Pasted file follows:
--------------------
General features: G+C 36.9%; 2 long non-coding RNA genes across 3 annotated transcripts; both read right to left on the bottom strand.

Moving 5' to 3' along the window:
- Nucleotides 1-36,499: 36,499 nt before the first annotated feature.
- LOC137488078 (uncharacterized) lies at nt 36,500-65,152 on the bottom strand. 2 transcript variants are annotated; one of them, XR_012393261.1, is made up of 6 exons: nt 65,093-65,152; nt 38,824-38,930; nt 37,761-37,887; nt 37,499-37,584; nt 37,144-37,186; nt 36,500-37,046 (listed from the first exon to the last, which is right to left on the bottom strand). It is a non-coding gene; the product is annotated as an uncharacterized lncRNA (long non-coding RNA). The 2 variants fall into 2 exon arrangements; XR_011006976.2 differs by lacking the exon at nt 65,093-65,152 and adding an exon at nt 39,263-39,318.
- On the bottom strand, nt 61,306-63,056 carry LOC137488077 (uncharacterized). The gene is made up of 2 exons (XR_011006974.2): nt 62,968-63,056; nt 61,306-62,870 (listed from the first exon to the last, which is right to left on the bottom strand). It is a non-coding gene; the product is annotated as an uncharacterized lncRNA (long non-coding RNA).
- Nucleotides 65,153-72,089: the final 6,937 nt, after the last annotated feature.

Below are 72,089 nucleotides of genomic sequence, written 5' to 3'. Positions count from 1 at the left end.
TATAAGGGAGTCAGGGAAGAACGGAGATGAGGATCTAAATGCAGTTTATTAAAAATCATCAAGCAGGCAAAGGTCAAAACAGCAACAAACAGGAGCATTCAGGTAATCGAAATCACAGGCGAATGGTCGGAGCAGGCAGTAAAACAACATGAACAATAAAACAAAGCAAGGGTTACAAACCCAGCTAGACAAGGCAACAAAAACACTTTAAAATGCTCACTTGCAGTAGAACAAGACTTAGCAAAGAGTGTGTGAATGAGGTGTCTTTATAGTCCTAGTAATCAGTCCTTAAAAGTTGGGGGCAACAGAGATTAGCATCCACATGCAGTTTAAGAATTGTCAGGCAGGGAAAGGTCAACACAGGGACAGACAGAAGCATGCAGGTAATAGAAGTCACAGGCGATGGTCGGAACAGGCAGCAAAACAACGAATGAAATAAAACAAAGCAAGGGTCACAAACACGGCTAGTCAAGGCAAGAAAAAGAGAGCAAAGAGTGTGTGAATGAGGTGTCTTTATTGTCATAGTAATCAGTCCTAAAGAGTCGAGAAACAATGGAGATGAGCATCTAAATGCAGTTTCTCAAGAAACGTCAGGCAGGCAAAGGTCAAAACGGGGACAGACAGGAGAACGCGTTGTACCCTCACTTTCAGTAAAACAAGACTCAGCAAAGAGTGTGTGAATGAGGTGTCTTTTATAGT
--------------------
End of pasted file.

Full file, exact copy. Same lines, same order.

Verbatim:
General features: G+C 36.9%; 2 long non-coding RNA genes across 3 annotated transcripts; both read right to left on the bottom strand.

Moving 5' to 3' along the window:
- Nucleotides 1-36,499: 36,499 nt before the first annotated feature.
- LOC137488078 (uncharacterized) lies at nt 36,500-65,152 on the bottom strand. 2 transcript variants are annotated; one of them, XR_012393261.1, is made up of 6 exons: nt 65,093-65,152; nt 38,824-38,930; nt 37,761-37,887; nt 37,499-37,584; nt 37,144-37,186; nt 36,500-37,046 (listed from the first exon to the last, which is right to left on the bottom strand). It is a non-coding gene; the product is annotated as an uncharacterized lncRNA (long non-coding RNA). The 2 variants fall into 2 exon arrangements; XR_011006976.2 differs by lacking the exon at nt 65,093-65,152 and adding an exon at nt 39,263-39,318.
- On the bottom strand, nt 61,306-63,056 carry LOC137488077 (uncharacterized). The gene is made up of 2 exons (XR_011006974.2): nt 62,968-63,056; nt 61,306-62,870 (listed from the first exon to the last, which is right to left on the bottom strand). It is a non-coding gene; the product is annotated as an uncharacterized lncRNA (long non-coding RNA).
- Nucleotides 65,153-72,089: the final 6,937 nt, after the last annotated feature.

Below are 72,089 nucleotides of genomic sequence, written 5' to 3'. Positions count from 1 at the left end.
TATAAGGGAGTCAGGGAAGAACGGAGATGAGGATCTAAATGCAGTTTATTAAAAATCATCAAGCAGGCAAAGGTCAAAACAGCAACAAACAGGAGCATTCAGGTAATCGAAATCACAGGCGAATGGTCGGAGCAGGCAGTAAAACAACATGAACAATAAAACAAAGCAAGGGTTACAAACCCAGCTAGACAAGGCAACAAAAACACTTTAAAATGCTCACTTGCAGTAGAACAAGACTTAGCAAAGAGTGTGTGAATGAGGTGTCTTTATAGTCCTAGTAATCAGTCCTTAAAAGTTGGGGGCAACAGAGATTAGCATCCACATGCAGTTTAAGAATTGTCAGGCAGGGAAAGGTCAACACAGGGACAGACAGAAGCATGCAGGTAATAGAAGTCACAGGCGATGGTCGGAACAGGCAGCAAAACAACGAATGAAATAAAACAAAGCAAGGGTCACAAACACGGCTAGTCAAGGCAAGAAAAAGAGAGCAAAGAGTGTGTGAATGAGGTGTCTTTATTGTCATAGTAATCAGTCCTAAAGAGTCGAGAAACAATGGAGATGAGCATCTAAATGCAGTTTCTCAAGAAACGTCAGGCAGGCAAAGGTCAAAACGGGGACAGACAGGAGAACGCGTTGTACCCTCACTTTCAGTAAAACAAGACTCAGCAAAGAGTGTGTGAATGAGGTGTCTTTTATAGT